To call novelist Grubisic’s latest work “your typical coming-of-age Rock’N’Roll story” would be selling it short. As readers, we are used to seeing recurring tropes in new adult texts: first love, a rule-breaking adventure, domestic upheaval, or existential crisis. However, they’re often written in comprehensible, syntactically coherent sentences, and plot driven texts. We nod and smile at the moments we recognize and frown at those we’ve pushed far into the depth of our memories. From Up River and for One Night Only is a linguistic brouhaha, lending itself to non-associative devices. These tropes are no longer intelligible; rather, they are bendable ideas that Grubisic populates with fragments, jarring syntax, unorthodox word association and with a myriad of different types of writing styles.
Dee, Gordyn, Em, and Jay are edgy high school students with a passion for music that only the creation of a band can satiate. Living in River Bend City these four teenagers are eager to get away–or at least to know what it feels like to have the option of leaving with prospects. College does not seem on the forefront of their mind, though exploring their sexuality is crucial and getting educated is paramount. They’d like their music to make an impact, to strike a chord in its auditors. Of course, the text doesn’t spell it out for us, in that it jumps back and forth from year to year (an effective destabilizing gesture). The author is headstrong about letting the words function autonomously on the page so as to mimic the hidden intentions of his characters within the reader.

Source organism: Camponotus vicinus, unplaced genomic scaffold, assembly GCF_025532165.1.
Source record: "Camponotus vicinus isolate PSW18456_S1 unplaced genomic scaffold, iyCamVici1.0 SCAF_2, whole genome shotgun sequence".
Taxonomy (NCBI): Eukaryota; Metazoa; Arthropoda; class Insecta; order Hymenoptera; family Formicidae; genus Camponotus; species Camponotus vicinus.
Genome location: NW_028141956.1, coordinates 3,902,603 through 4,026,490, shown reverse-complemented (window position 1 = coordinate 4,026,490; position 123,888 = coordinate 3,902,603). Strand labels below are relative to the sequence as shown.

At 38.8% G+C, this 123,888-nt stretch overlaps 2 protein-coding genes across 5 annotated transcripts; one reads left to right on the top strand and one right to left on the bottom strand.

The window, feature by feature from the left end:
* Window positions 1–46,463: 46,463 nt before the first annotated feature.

At first, a traditional reader might find the text stressful, annoying, and even perhaps infuriating. There is hardly any entry point for a reader to get immersed in a plot. Rather, the reader must dive right into language (“The / Gor / gons”) in order to understand. In that sense, the book is rather participatory. We want to know what the characters are planning and what they mean, but we will have to do the work to grasp the extent of it in practice. The text is not quick in identifying its protagonists’ arc and spends more time creating a context for the characters to inhabit: “Behind their perch: a pair of scratched yellow backhoes with scoops half-raised, burdened with loads of gravel, and still as if frozen in mid-battle – a little visual gag from workmen who’d left for the weekend.” These contextualizing gestures remind us of landscape poets who are obsessed with the described landscape as a psychological space. In fact, readers are systematically reminded of where the action takes place, but are not given many clues as to what the action actually is.
The preparatory steps integral to the band’s trip to New York are effective in their linguistic construction. The readers witness the band spell out sounds, consider word choice, rhythm, and general sentence construction. The characters become their own first interpreters:
The basement’s scant lighting [….] encouraged them toward the gradual pleasure of
unselfconscious abandon [….] Letting loose surprised them [….] ’That was orgasmic. Again? Se says ‘disorientated,’ that’s not even a word [….] Should we change it?’
The characters intervene in the narrative and usurp authorial control. Moments like these make you stop to think. We also hear from each character, who takes control of the narrative and inject in it their own psyche.
Though at times indecipherable, Grubisic’s novel is an exciting exercise in language, and it does give its readers enough to hold onto, should they be ready for the ride. The story’s climax is a fantastic marriage of music and poetic prose, culminating in a final performance that leaves its readers, characters, and linguistic audience wanting more disjunction, confusion, and grunge.
From Up River and for One Night Only
By Brett Josef Grubisic
Now or Never Publishing
Paperback, 9781988098074, 347 pages
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